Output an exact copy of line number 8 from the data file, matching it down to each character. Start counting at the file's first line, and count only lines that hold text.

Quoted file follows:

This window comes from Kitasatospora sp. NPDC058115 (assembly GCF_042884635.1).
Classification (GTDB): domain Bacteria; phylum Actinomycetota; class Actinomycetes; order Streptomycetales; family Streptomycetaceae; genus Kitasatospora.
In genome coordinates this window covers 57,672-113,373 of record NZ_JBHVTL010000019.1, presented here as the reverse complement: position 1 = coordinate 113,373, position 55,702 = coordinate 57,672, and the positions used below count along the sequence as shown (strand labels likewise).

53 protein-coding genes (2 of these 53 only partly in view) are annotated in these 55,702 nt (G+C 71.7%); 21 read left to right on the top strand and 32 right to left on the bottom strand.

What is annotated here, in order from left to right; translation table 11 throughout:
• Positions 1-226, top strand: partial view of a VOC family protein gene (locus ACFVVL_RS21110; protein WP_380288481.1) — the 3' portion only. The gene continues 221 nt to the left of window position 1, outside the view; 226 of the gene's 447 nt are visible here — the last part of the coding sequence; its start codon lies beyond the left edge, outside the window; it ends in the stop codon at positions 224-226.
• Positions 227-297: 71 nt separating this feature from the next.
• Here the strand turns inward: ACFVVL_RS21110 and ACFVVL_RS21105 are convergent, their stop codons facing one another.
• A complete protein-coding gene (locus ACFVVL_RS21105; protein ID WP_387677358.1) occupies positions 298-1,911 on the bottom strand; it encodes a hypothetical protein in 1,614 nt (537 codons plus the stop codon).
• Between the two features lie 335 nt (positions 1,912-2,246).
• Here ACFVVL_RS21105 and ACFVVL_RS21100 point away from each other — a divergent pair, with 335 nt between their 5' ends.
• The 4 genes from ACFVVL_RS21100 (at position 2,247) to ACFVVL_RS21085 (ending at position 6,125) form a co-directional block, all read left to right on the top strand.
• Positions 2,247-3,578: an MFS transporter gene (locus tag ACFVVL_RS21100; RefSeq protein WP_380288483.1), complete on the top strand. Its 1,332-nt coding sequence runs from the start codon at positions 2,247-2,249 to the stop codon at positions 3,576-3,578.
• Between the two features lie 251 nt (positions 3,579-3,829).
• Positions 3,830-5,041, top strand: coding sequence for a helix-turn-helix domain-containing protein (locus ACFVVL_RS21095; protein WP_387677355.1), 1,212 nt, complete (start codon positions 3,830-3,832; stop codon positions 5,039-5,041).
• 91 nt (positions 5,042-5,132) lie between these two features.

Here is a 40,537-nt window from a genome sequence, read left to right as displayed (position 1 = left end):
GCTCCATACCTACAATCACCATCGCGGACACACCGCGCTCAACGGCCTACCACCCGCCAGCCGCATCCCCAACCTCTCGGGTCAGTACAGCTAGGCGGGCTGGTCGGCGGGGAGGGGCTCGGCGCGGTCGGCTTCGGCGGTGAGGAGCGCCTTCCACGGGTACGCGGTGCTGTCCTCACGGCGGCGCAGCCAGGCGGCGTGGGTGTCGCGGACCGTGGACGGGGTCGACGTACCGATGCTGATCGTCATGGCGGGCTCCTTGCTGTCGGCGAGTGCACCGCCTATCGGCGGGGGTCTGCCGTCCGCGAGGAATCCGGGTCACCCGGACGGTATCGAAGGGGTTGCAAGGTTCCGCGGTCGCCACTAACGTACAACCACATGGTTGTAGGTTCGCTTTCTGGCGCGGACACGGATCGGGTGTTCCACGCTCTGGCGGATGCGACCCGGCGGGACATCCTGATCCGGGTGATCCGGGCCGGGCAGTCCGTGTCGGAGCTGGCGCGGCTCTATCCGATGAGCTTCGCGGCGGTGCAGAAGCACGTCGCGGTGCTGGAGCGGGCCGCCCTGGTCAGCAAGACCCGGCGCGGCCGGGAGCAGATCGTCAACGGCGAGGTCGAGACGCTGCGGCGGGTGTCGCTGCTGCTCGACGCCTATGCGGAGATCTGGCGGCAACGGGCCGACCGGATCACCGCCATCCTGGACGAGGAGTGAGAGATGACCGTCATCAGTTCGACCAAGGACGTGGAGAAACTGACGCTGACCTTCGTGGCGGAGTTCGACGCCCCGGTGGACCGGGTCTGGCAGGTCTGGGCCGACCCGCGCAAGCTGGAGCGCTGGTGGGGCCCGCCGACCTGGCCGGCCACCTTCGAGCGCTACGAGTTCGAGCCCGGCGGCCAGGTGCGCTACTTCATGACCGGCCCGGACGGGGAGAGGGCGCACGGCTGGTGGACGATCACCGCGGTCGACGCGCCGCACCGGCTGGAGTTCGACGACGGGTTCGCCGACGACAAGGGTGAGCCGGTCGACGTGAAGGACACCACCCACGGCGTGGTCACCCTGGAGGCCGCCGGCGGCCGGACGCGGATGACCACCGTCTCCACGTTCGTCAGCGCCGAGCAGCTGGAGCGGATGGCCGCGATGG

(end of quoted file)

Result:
• Here the strand turns inward: ACFVVL_RS21110 and ACFVVL_RS21105 are convergent, their stop codons facing one another.